There was no question as to who this guy was. He was obviously there to empty the ash trays, take out the trash and refill the water pitchers.
That was when Harry said "Morning Ron. This is our new engineer, Bill Epperhart. Bill, this is Ron Lundy." As I said, I had a lot to learn.
Ron was definitely different. He really was "like the kid in the back of the room at school." Ron not only nicknamed disc jockeys, he nicknamed everybody. In a matter of days, I became "Little Billy". All 6 feet of me.
Two basic radio types are "Disc Jockeys" and "Air Personalities". Each is at an opposite end of the spectrum. Disc Jockeys have great voices and know how to do format radio. They segue records, read "liner cards" and can tell you everything you never wanted to know about the history of the records they are playing. At the extreme, everything revolves around technique. Form without substance.
Air Personalities are charismatic individuals who will entertain and amuse you with their charm and wit. At the extreme, they know very little about the music they are playing or the production techniques involved. Those things are considered irrelevant.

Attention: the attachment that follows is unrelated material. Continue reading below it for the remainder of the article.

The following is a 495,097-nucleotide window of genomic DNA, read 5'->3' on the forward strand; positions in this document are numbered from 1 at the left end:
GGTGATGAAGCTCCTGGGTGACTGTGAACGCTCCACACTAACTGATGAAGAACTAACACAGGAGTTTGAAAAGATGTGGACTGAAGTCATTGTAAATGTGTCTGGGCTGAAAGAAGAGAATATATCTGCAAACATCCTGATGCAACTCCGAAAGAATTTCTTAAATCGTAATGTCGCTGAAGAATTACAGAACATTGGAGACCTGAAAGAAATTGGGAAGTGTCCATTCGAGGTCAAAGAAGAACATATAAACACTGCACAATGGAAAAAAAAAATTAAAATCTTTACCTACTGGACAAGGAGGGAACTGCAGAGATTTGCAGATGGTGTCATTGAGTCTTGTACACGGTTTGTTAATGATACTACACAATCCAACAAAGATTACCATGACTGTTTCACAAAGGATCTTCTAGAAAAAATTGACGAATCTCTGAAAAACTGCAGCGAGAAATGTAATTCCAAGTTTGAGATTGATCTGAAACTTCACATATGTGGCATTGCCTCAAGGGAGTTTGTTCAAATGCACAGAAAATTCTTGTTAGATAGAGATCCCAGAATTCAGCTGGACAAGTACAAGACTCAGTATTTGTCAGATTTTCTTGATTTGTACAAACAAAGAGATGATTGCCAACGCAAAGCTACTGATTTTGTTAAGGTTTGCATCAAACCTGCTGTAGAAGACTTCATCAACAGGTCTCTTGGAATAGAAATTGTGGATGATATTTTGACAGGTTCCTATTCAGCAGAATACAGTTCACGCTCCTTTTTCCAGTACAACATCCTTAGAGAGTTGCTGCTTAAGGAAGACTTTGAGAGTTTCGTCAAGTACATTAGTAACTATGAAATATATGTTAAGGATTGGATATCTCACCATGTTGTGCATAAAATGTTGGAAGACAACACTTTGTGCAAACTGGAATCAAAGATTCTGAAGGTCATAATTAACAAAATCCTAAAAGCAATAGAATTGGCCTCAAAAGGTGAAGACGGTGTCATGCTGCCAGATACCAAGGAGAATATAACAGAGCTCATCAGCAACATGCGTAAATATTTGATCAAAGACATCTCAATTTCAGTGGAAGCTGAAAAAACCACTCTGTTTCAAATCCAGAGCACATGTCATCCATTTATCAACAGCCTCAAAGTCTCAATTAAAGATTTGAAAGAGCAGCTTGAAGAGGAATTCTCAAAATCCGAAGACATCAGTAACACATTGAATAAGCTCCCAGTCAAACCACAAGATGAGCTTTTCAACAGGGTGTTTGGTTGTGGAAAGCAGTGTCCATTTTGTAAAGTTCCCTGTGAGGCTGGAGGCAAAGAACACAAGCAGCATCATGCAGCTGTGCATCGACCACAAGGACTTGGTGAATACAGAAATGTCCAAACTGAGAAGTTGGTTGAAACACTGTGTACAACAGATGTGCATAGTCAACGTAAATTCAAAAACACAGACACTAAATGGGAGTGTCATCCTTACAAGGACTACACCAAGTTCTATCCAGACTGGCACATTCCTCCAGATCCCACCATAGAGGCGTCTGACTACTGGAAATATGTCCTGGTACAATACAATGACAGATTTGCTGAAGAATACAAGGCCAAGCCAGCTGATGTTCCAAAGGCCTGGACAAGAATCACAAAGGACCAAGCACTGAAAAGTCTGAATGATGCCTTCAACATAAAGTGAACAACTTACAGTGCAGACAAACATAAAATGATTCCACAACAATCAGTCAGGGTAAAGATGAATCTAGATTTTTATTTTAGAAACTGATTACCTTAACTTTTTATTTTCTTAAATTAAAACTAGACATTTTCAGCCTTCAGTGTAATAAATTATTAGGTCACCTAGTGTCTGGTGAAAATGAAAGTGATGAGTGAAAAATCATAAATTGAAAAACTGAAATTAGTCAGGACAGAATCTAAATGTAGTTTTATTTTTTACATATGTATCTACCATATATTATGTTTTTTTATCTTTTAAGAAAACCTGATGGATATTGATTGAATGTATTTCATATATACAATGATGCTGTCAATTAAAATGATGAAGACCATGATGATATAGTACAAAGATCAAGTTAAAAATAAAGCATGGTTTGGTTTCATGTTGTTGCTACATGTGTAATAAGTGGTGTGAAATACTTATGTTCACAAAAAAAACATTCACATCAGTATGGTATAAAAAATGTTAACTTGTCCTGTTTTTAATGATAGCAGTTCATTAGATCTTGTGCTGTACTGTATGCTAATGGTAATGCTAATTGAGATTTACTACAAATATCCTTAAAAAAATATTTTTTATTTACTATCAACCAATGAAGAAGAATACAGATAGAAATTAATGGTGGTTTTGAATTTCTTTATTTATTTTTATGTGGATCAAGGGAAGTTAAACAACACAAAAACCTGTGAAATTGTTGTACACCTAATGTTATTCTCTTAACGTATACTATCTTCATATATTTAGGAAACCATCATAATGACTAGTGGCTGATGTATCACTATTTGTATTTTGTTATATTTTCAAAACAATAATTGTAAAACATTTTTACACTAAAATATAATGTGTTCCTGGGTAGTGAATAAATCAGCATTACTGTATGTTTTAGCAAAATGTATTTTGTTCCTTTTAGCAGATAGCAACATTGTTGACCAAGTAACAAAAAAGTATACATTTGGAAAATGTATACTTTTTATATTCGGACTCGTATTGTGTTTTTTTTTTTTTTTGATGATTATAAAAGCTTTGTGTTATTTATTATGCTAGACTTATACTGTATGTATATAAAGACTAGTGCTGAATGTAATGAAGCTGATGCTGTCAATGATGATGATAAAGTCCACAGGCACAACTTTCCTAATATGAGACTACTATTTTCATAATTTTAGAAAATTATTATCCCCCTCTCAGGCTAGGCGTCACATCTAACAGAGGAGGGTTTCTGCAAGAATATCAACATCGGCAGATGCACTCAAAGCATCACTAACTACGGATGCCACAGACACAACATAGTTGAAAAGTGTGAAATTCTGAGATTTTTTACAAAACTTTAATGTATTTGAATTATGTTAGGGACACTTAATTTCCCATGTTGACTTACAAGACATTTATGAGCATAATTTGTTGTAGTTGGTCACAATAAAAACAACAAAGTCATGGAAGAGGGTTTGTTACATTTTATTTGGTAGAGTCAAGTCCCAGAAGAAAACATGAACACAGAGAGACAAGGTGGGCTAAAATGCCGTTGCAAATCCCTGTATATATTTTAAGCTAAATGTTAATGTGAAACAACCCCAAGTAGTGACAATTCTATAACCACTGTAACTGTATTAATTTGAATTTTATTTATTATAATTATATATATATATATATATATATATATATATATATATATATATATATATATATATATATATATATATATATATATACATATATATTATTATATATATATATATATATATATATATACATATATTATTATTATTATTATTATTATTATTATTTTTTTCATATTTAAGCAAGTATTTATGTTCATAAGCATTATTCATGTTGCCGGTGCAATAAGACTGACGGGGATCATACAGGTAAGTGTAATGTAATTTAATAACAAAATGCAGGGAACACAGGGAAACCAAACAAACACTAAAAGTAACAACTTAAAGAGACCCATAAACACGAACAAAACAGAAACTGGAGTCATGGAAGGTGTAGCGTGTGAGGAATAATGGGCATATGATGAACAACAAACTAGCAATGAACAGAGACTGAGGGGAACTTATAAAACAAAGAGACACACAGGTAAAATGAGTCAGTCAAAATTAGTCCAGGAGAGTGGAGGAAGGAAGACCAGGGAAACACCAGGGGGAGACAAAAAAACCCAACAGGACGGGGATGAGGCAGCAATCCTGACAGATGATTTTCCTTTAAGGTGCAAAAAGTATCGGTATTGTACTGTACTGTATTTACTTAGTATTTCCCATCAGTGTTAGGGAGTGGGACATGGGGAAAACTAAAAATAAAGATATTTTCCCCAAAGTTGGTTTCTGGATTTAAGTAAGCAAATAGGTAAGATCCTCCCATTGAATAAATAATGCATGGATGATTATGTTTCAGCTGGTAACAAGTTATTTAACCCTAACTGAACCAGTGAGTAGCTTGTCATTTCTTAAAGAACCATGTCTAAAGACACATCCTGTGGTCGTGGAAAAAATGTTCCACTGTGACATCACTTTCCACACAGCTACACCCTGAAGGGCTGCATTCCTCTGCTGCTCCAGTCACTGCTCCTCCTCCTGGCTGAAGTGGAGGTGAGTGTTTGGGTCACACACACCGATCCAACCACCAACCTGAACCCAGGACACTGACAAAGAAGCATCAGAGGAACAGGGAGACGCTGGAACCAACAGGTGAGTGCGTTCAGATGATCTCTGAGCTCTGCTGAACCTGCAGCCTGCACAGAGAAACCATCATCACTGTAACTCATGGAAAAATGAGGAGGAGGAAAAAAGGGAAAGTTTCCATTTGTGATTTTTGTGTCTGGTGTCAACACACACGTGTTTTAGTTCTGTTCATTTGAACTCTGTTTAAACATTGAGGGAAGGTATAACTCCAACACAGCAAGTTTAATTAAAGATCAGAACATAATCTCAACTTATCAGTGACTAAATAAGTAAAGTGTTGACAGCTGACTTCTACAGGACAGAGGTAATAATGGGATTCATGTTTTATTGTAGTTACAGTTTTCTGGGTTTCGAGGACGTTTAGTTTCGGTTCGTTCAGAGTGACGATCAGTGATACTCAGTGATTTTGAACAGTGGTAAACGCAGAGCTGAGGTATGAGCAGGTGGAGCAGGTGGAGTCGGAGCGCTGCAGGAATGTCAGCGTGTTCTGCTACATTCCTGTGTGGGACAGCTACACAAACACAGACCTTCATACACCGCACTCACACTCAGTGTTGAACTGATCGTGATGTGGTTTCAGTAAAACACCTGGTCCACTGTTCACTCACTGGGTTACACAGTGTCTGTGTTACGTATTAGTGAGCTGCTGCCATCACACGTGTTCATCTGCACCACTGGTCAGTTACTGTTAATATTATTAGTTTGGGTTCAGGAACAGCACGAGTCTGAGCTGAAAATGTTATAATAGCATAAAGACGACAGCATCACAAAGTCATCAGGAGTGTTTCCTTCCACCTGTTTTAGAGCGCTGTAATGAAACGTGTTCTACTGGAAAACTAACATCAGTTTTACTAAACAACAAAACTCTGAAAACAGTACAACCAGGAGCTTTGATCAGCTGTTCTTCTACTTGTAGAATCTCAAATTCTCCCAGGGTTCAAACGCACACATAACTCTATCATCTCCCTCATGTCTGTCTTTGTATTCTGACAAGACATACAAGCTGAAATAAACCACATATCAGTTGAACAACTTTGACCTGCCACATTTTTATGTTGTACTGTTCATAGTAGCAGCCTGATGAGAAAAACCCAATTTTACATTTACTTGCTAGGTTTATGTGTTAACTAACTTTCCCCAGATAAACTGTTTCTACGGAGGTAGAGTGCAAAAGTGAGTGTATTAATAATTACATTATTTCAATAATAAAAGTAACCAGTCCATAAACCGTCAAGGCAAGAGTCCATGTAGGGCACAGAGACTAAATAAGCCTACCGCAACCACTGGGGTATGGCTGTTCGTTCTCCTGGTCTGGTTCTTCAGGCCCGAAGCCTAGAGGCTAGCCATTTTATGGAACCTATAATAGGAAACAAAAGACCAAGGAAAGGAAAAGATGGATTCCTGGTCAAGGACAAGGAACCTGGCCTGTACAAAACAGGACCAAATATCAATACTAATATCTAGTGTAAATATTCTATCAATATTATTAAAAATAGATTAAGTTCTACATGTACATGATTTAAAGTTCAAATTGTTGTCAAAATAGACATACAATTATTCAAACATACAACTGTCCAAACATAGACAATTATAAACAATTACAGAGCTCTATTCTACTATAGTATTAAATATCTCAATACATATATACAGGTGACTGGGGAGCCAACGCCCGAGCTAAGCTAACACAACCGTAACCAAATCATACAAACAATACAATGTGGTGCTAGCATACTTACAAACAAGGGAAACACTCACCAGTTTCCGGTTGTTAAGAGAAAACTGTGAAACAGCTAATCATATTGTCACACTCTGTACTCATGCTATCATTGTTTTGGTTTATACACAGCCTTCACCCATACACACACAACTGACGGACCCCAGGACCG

Finding someone like Ron, who combined the best skills of both types, is rare. He was a technically superior Disc Jockey who could segue through all sorts of "on air production" without ever calling for the mic. Building on that foundation, he knew how to blend his personality into the format.
BARRY WHITE (on record): "Feels so good."
RON (into the mic): "You got that right."
BARRY WHITE: "Lying here beside you."
One day, a group of kids from an elementary school visited WABC. As he rolled a record with a 27 second intro, Ron asked (on the air) "who would like to read the weather?". Sounding as if he had all the time in the world, Ron coached one of them through the whole thing: